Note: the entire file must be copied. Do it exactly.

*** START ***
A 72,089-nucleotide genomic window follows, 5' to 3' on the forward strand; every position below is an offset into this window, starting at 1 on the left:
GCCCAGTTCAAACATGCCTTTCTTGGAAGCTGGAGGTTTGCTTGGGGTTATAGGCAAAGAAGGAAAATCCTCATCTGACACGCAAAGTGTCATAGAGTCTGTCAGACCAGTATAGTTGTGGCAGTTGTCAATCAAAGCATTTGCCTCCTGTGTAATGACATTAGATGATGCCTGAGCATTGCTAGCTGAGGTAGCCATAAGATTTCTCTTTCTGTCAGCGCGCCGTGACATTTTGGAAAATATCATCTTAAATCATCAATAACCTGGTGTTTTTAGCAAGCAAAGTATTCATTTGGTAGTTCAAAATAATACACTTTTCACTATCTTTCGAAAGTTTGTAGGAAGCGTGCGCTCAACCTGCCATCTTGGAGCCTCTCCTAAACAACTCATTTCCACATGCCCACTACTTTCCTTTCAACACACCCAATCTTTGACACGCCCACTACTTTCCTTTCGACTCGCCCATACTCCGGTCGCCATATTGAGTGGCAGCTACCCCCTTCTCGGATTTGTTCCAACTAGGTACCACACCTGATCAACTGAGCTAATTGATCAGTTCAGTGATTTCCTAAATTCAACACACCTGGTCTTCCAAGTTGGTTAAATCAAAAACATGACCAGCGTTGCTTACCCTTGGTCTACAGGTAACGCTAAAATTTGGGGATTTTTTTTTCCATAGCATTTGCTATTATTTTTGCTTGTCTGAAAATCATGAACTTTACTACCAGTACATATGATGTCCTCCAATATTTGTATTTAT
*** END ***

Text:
A 72,089-nucleotide genomic window follows, 5' to 3' on the forward strand; every position below is an offset into this window, starting at 1 on the left:
GCCCAGTTCAAACATGCCTTTCTTGGAAGCTGGAGGTTTGCTTGGGGTTATAGGCAAAGAAGGAAAATCCTCATCTGACACGCAAAGTGTCATAGAGTCTGTCAGACCAGTATAGTTGTGGCAGTTGTCAATCAAAGCATTTGCCTCCTGTGTAATGACATTAGATGATGCCTGAGCATTGCTAGCTGAGGTAGCCATAAGATTTCTCTTTCTGTCAGCGCGCCGTGACATTTTGGAAAATATCATCTTAAATCATCAATAACCTGGTGTTTTTAGCAAGCAAAGTATTCATTTGGTAGTTCAAAATAATACACTTTTCACTATCTTTCGAAAGTTTGTAGGAAGCGTGCGCTCAACCTGCCATCTTGGAGCCTCTCCTAAACAACTCATTTCCACATGCCCACTACTTTCCTTTCAACACACCCAATCTTTGACACGCCCACTACTTTCCTTTCGACTCGCCCATACTCCGGTCGCCATATTGAGTGGCAGCTACCCCCTTCTCGGATTTGTTCCAACTAGGTACCACACCTGATCAACTGAGCTAATTGATCAGTTCAGTGATTTCCTAAATTCAACACACCTGGTCTTCCAAGTTGGTTAAATCAAAAACATGACCAGCGTTGCTTACCCTTGGTCTACAGGTAACGCTAAAATTTGGGGATTTTTTTTTCCATAGCATTTGCTATTATTTTTGCTTGTCTGAAAATCATGAACTTTACTACCAGTACATATGATGTCCTCCAATATTTGTATTTAT